CPUC expands broadband subsidy eligibility, toughens requirements

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It got a little harder to clear the bar today.

Local governments and independent Internet service providers can apply for broadband infrastructure construction subsidies from the California Advanced Services Fund (CASF), under new rules approved this morning by the California Public Utilities Commission.

There are pluses and minuses in the decision. On the whole, the commission is requiring these newly eligible application to meet requirements that are very similar to those imposed on regulated telephone companies, but without granting the same operational privileges – pole attachment and interconnection rights, for example. On the other hand, ISPs and local governments don’t have the burdens of complying with all the regulatory overhead – including allowing other carriers access to some of their own facilities – that goes hand in hand with that.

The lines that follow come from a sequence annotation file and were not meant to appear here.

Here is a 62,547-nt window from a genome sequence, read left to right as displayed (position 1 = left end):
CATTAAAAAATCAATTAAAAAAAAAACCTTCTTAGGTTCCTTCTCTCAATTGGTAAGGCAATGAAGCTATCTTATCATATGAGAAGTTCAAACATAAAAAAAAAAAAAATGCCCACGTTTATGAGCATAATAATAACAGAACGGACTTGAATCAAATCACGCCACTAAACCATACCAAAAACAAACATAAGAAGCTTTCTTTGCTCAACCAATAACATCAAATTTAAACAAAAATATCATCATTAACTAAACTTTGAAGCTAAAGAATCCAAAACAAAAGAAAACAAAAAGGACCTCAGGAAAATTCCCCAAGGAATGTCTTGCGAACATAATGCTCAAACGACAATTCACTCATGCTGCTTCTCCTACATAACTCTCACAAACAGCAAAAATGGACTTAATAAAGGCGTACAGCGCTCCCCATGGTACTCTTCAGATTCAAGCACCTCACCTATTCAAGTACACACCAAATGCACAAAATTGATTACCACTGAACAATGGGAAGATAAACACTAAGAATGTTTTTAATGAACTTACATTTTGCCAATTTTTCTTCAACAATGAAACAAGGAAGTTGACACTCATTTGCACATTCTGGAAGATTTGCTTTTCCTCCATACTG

Today’s commission decision…

  • Requires local governments and independent ISPs buy performance bonds to guarantee any project that CASF funds.
  • Requires start-up companies (i.e. any provider that hasn’t been in the broadband business for at least a year) to have access to cash in the amount of 10% of a project’s cost, up to $100,000, a provision added in yesterday when the final draft was released.
  • Requires them to agree to be bound by CPUC rules and subject to its penalties if they don’t comply with the terms of a grant or loan.
  • Doesn’t differentiate between local governments and private companies in setting requirements, and doesn’t address the issues raised in that regard by The Utility Reform Network last month.
  • Adds back in a previously deleted requirement that satellite-based applicants “prove functionality”.

There’s still work to be done, though, before the commission can start taking CASF project proposals from non-traditional applicants, including how to implement a right of first refusal given to incumbents by the state legislature last year and figure out how to parse the additional restrictions that were placed on local government. That’s scheduled to be done sometime this summer.